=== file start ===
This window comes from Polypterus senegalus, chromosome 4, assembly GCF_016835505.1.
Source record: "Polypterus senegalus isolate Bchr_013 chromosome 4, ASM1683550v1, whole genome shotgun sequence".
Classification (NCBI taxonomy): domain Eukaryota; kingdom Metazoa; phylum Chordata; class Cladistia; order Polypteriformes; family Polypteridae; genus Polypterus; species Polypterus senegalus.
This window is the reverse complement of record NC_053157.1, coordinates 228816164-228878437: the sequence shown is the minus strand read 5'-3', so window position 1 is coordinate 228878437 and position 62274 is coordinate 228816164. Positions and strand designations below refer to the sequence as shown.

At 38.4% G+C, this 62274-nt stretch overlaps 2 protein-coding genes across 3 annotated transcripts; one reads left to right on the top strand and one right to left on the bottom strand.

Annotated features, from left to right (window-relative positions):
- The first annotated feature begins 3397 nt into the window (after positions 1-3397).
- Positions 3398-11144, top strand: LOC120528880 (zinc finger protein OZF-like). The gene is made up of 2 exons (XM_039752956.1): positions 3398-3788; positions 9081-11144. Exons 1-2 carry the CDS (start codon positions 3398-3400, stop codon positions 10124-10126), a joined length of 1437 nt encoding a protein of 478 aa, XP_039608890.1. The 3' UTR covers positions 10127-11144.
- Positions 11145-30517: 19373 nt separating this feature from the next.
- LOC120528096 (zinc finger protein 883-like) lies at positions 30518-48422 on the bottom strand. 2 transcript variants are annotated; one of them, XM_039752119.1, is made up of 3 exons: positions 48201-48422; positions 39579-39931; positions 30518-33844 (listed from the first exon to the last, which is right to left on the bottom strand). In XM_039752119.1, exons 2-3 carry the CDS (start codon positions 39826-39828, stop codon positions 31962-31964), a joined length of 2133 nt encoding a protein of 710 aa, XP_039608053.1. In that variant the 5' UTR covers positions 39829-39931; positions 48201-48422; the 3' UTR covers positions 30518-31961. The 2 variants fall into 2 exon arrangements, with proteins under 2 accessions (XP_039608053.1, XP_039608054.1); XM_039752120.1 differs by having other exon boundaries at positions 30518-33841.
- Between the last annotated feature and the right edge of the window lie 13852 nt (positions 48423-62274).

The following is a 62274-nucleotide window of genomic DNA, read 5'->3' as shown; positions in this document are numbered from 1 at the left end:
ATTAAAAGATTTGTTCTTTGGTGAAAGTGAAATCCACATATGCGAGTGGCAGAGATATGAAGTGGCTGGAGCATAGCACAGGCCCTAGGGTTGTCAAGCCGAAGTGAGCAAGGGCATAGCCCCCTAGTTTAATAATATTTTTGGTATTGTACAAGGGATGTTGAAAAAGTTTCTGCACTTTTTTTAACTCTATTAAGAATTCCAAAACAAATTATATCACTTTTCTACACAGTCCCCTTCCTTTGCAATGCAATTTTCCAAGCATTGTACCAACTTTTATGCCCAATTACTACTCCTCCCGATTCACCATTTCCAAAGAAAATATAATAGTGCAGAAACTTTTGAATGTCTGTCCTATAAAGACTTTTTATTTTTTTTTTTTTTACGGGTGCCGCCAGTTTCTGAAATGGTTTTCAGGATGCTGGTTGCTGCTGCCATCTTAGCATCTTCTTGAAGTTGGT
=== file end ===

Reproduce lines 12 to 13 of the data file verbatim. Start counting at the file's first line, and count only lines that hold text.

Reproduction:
The following is a 62274-nucleotide window of genomic DNA, read 5'->3' as shown; positions in this document are numbered from 1 at the left end:
ATTAAAAGATTTGTTCTTTGGTGAAAGTGAAATCCACATATGCGAGTGGCAGAGATATGAAGTGGCTGGAGCATAGCACAGGCCCTAGGGTTGTCAAGCCGAAGTGAGCAAGGGCATAGCCCCCTAGTTTAATAATATTTTTGGTATTGTACAAGGGATGTTGAAAAAGTTTCTGCACTTTTTTTAACTCTATTAAGAATTCCAAAACAAATTATATCACTTTTCTACACAGTCCCCTTCCTTTGCAATGCAATTTTCCAAGCATTGTACCAACTTTTATGCCCAATTACTACTCCTCCCGATTCACCATTTCCAAAGAAAATATAATAGTGCAGAAACTTTTGAATGTCTGTCCTATAAAGACTTTTTATTTTTTTTTTTTTTACGGGTGCCGCCAGTTTCTGAAATGGTTTTCAGGATGCTGGTTGCTGCTGCCATCTTAGCATCTTCTTGAAGTTGGT